Paramilitary militias and government forces in Iraq were accused of committing serious human rights violations against civilians escaping Isis-controlled Mosul in a new report from Amnesty International.

The report 'Punished for Daesh's crimes': Displaced Iraqis abused by militias and government forces highlighted widespread revenge attacks and discrimination faced by Sunni Arabs suspected of working with Isis.

Battle for Mosul
Displaced people who fled Mosul sit inside a tent at a refugee camp in Duhok, Iraq Safin Hamed/AFP

"After escaping the horrors of war and tyranny of Isis, Sunni Arabs in Iraq are facing brutal revenge attacks at the hands of militias and government forces, and are being punished for crimes committed by the group," said Philip Luther, research and advocacy director for the Middle East and North Africa at Amnesty International.

"As the battle to retake Mosul gets underway, it is crucial that the Iraqi authorities take steps to ensure these appalling abuses do not happen again. States supporting military efforts to combat Isis in Iraq must demonstrate they will not continue to turn a blind eye to violations."

The predominantly Shi'a militias involved in abuses, known as the Popular Mobilisation Units, became officially designated part of the Iraqi forces in February 2016.

All males considered to be in fighting age, some as young as teenagers, fleeing Isis-controlled areas undergo security by Iraqi authorities and the semi-autonomous Kurdistan Regional Government. Amnesty International denounced the process as "opaque and often deeply flawed," with some people detained for weeks or months, without being referred to court and often subjected to human rights abuses.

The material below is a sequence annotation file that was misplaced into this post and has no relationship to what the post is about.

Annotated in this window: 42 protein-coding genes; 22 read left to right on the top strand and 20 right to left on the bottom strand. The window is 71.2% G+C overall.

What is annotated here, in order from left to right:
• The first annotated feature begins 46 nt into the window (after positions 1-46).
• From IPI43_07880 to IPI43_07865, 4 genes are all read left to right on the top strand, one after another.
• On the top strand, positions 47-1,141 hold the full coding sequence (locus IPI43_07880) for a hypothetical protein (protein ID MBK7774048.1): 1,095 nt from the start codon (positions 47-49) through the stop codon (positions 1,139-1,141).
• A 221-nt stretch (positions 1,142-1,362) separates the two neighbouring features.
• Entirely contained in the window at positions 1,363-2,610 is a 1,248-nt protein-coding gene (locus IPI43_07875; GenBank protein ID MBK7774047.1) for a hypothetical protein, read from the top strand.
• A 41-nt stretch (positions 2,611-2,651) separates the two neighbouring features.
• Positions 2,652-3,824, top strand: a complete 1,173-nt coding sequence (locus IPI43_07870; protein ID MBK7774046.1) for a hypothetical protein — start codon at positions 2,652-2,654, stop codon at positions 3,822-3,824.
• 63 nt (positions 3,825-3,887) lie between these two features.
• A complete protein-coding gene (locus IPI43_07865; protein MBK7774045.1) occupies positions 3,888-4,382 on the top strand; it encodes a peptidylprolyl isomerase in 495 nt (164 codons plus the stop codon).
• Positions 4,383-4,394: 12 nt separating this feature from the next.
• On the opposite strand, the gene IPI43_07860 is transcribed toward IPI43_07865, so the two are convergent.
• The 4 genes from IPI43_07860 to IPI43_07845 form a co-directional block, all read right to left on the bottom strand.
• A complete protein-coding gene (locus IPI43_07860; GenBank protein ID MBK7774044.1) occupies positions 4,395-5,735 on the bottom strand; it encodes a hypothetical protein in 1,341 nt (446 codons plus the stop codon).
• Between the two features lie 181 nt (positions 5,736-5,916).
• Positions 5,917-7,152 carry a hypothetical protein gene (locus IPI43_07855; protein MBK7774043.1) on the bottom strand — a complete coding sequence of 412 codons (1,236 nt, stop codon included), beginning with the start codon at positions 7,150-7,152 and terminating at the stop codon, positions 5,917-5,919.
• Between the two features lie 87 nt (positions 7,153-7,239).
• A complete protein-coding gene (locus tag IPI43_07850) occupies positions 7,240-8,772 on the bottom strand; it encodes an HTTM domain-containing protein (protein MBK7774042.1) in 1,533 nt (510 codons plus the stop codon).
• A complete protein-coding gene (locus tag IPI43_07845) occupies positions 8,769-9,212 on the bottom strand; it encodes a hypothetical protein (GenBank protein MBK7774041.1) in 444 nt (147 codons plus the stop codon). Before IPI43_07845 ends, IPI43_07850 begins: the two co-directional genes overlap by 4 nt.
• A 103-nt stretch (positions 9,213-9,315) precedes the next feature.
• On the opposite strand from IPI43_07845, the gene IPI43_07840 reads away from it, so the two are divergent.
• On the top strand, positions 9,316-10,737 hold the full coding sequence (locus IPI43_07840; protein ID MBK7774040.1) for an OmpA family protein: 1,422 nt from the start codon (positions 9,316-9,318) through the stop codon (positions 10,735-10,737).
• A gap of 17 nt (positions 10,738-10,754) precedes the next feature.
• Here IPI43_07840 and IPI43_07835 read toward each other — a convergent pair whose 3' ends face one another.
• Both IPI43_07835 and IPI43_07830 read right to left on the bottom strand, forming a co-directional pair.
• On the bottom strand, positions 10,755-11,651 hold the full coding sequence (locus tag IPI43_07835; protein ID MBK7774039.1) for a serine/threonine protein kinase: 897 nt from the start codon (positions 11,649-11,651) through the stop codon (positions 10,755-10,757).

The study is based on interviews with more than 470 former detainees, witnesses and relatives of those killed, disappeared or detained, as well as officials, activists, humanitarian workers.

Detainees told Amnesty International they were suspended in stress positions for long periods, given electric shocks, beaten brutally or were taunted with threats that their female relatives would be raped. Many said they were tortured to "confess" or to provide information on Isis and other armed groups.

Kurdish authorities denied the findings

Amnesty said they shared the report findings with the Iraqi and Kurdish authorities in September, but the the Iraqi authorities did not reply, while the Kurdish authorities denied the findings.

The NGO called for an independent investigation into the abuses. "Failure to do so will allow a vicious cycle of abuse, repression and injustice to continue and raises serious fears about the safety of civilians still in Mosul," said Luther.

Other humanitarian workers share concerns over the protection of civilians escaping the embattled city. Khalil Sleiman, World Vision's response manager for northern Iraq, said there may be issues related to the identification and registration. He warned against separating families, to protect them from further trauma.

Sleiman said: "We're already supporting half a million people who fled Mosul when it was first occupied over two years ago. We're now poised for another massive influx of children and families who will have been through horrific experiences most of us could never imagine.

"We call for humane treatment at every stage of the process of the Mosul operation – including screening when boys as young as 14 may be separated from their families."